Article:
Q245 Joan Ruddock: I want to try to get to grips with what you are saying in the way that Alan has expressed because it seems to me that in the longer term the culture that might come from this Bill could mean and should mean that nobody would seek to breed an animal that was lame or that was subject to mastitis or because of the need to produce more meat from that particular animal or more milk from that particular cow, but I cannot see now that you have raised it—and I am so glad you have because it is tremendously important—that this Bill would provide intervention at an early enough stage to ensure this kind of breeding does not happen. It would say after the animals have been bred and are on the farm, "Oh dear, that is a problem" and is not conducive to the best welfare but after that, of course, all the money has been invested and you have the animals, etc, etc. So although Dr MacArthur Clark has said she is not a lawyer, it seems to me as a lay person that this Bill does not provide the intervention at the stage where people are beginning to do selective breeding.

  Dr MacArthur Clark: And you touch exactly on the reason why we determine that regulations per se would probably not work because they come into play after the event, as you say, and this is where we are at the present. This is why we recommend there should be a body that is skilled to be able to evaluate, and we would see that this body would have a dialogue with industry. Let me give you an example. At the moment we are going down a route with our sheep industry where we are selecting for scrapie resistance, resistance to let us call it the equivalent of BSE in sheep. What we do not know is what else are we going to select for at the same time, and if we just select for that as a single trait, all sorts of other disbenefits may come on board as well—sheep unsuitable for the environment in which they live, and which carry other welfare problems. We would envisage this body that we are suggesting would be involved in all the development of that, would be advising, would be monitoring what is going on, making sure we are not losing the diversity that we need to keep. At the moment all we have been able to do as FAWC is to protest to government about that and say this needs to be taken on board as part of that policy, but it really needs a much more skilled body to be able to look at that. So we can get in there early but it needs a body rather than a set of regulations.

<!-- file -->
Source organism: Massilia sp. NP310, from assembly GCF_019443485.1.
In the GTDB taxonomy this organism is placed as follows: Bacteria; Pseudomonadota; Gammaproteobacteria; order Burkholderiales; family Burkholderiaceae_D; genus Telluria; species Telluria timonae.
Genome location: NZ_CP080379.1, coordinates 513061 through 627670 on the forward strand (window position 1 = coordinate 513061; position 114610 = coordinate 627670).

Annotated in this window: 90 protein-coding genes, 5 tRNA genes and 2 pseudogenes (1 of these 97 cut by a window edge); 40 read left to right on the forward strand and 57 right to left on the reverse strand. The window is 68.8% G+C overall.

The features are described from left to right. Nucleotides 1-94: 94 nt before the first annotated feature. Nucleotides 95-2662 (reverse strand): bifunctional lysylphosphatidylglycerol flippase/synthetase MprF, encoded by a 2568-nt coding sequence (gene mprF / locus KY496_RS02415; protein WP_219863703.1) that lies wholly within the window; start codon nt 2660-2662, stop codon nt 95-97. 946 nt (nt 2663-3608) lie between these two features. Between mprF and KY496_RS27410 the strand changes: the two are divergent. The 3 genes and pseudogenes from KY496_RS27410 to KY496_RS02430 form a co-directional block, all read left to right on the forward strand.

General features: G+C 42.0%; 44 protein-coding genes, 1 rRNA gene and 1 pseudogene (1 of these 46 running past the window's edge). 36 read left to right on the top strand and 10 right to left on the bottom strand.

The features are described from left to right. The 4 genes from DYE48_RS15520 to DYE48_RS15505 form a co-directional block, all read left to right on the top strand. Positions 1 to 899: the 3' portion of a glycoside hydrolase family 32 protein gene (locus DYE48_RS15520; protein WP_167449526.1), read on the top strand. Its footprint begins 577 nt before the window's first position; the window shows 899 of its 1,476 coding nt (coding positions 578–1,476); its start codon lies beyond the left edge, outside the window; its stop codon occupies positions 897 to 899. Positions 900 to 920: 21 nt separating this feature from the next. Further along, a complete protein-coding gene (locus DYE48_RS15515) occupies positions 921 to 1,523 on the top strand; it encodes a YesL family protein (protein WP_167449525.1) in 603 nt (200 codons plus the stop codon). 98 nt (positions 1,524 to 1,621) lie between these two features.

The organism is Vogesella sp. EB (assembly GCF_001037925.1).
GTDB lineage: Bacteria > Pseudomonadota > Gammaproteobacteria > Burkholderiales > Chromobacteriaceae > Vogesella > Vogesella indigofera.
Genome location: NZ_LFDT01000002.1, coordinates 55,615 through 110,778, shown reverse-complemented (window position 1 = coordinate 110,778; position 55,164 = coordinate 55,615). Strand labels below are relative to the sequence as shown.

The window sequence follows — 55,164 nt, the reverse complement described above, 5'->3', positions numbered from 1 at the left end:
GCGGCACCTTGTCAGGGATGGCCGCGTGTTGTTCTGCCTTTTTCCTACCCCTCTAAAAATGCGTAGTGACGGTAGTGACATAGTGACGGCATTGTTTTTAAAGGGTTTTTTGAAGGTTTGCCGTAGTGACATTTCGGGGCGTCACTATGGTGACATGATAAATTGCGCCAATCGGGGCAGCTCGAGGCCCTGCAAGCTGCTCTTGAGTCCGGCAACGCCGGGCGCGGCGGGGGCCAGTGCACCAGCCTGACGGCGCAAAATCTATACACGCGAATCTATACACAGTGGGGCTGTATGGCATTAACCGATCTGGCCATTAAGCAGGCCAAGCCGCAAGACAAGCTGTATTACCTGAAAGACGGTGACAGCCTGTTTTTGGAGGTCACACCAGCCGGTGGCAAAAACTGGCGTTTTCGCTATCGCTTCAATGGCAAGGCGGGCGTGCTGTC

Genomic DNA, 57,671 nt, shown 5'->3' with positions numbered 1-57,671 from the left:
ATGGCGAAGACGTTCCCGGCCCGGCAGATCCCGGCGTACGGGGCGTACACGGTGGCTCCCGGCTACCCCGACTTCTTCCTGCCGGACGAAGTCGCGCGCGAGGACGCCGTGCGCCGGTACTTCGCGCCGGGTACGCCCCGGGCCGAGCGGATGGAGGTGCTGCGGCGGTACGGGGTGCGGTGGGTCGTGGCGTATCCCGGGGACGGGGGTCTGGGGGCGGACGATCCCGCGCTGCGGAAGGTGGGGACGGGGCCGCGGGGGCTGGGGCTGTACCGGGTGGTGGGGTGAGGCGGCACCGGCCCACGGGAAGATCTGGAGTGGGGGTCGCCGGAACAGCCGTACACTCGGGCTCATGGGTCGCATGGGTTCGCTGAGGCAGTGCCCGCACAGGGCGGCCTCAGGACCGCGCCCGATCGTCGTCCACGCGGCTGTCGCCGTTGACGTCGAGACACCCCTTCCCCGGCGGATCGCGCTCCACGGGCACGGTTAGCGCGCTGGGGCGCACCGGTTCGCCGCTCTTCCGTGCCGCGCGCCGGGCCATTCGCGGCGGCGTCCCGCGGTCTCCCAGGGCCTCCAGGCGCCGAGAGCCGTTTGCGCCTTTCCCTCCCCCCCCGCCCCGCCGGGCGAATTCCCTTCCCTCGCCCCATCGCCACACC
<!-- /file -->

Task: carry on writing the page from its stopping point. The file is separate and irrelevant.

Joan Ruddock: Should not that be part of the Bill?